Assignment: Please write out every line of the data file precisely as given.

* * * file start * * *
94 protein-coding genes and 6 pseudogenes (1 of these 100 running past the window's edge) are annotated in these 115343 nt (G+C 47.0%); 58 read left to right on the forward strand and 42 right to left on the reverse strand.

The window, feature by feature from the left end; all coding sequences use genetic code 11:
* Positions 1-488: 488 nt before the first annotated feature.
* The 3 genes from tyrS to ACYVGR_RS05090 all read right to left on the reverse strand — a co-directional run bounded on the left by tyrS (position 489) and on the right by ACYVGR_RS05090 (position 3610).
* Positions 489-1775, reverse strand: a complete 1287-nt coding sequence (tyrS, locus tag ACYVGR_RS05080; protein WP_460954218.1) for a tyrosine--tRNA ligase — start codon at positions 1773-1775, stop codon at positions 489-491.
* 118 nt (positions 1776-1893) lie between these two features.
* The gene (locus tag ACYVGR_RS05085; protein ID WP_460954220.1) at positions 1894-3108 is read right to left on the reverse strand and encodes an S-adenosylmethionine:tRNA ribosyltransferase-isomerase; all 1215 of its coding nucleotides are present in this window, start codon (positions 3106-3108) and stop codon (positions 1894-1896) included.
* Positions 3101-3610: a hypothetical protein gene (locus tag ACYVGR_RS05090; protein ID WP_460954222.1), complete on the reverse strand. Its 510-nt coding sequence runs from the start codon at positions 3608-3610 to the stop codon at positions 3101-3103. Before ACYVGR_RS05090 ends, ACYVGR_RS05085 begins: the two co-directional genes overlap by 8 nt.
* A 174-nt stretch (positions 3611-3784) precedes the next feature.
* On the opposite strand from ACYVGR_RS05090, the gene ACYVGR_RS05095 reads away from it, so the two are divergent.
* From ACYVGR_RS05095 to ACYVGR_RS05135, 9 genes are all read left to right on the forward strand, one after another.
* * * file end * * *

94 protein-coding genes and 6 pseudogenes (1 of these 100 running past the window's edge) are annotated in these 115343 nt (G+C 47.0%); 58 read left to right on the forward strand and 42 right to left on the reverse strand.

The window, feature by feature from the left end; all coding sequences use genetic code 11:
* Positions 1-488: 488 nt before the first annotated feature.
* The 3 genes from tyrS to ACYVGR_RS05090 all read right to left on the reverse strand — a co-directional run bounded on the left by tyrS (position 489) and on the right by ACYVGR_RS05090 (position 3610).
* Positions 489-1775, reverse strand: a complete 1287-nt coding sequence (tyrS, locus tag ACYVGR_RS05080; protein WP_460954218.1) for a tyrosine--tRNA ligase — start codon at positions 1773-1775, stop codon at positions 489-491.
* 118 nt (positions 1776-1893) lie between these two features.
* The gene (locus tag ACYVGR_RS05085; protein ID WP_460954220.1) at positions 1894-3108 is read right to left on the reverse strand and encodes an S-adenosylmethionine:tRNA ribosyltransferase-isomerase; all 1215 of its coding nucleotides are present in this window, start codon (positions 3106-3108) and stop codon (positions 1894-1896) included.
* Positions 3101-3610: a hypothetical protein gene (locus tag ACYVGR_RS05090; protein ID WP_460954222.1), complete on the reverse strand. Its 510-nt coding sequence runs from the start codon at positions 3608-3610 to the stop codon at positions 3101-3103. Before ACYVGR_RS05090 ends, ACYVGR_RS05085 begins: the two co-directional genes overlap by 8 nt.
* A 174-nt stretch (positions 3611-3784) precedes the next feature.
* On the opposite strand from ACYVGR_RS05090, the gene ACYVGR_RS05095 reads away from it, so the two are divergent.
* From ACYVGR_RS05095 to ACYVGR_RS05135, 9 genes are all read left to right on the forward strand, one after another.